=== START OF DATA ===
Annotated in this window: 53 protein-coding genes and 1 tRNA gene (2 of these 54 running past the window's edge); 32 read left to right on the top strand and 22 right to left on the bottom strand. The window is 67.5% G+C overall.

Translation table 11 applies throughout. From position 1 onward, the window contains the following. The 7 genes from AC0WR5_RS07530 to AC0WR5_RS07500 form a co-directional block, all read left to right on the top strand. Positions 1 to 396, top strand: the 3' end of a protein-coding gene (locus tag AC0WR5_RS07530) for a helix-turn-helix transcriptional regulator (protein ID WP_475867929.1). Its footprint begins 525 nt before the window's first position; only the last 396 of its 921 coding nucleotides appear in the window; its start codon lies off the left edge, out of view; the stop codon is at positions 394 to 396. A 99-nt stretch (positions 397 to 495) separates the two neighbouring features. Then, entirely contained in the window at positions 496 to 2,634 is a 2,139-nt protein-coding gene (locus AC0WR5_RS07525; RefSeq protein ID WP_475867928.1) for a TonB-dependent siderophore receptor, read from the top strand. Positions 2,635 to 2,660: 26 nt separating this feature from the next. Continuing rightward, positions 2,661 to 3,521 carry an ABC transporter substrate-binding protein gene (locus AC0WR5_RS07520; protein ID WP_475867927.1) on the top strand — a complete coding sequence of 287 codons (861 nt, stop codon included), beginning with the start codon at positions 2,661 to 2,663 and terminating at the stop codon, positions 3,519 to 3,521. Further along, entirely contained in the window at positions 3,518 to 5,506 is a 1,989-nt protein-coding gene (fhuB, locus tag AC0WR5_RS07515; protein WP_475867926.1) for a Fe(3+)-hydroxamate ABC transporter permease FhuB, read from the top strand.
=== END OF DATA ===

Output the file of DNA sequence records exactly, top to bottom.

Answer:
Annotated in this window: 53 protein-coding genes and 1 tRNA gene (2 of these 54 running past the window's edge); 32 read left to right on the top strand and 22 right to left on the bottom strand. The window is 67.5% G+C overall.

Translation table 11 applies throughout. From position 1 onward, the window contains the following. The 7 genes from AC0WR5_RS07530 to AC0WR5_RS07500 form a co-directional block, all read left to right on the top strand. Positions 1 to 396, top strand: the 3' end of a protein-coding gene (locus tag AC0WR5_RS07530) for a helix-turn-helix transcriptional regulator (protein ID WP_475867929.1). Its footprint begins 525 nt before the window's first position; only the last 396 of its 921 coding nucleotides appear in the window; its start codon lies off the left edge, out of view; the stop codon is at positions 394 to 396. A 99-nt stretch (positions 397 to 495) separates the two neighbouring features. Then, entirely contained in the window at positions 496 to 2,634 is a 2,139-nt protein-coding gene (locus AC0WR5_RS07525; RefSeq protein ID WP_475867928.1) for a TonB-dependent siderophore receptor, read from the top strand. Positions 2,635 to 2,660: 26 nt separating this feature from the next. Continuing rightward, positions 2,661 to 3,521 carry an ABC transporter substrate-binding protein gene (locus AC0WR5_RS07520; protein ID WP_475867927.1) on the top strand — a complete coding sequence of 287 codons (861 nt, stop codon included), beginning with the start codon at positions 2,661 to 2,663 and terminating at the stop codon, positions 3,519 to 3,521. Further along, entirely contained in the window at positions 3,518 to 5,506 is a 1,989-nt protein-coding gene (fhuB, locus tag AC0WR5_RS07515; protein WP_475867926.1) for a Fe(3+)-hydroxamate ABC transporter permease FhuB, read from the top strand.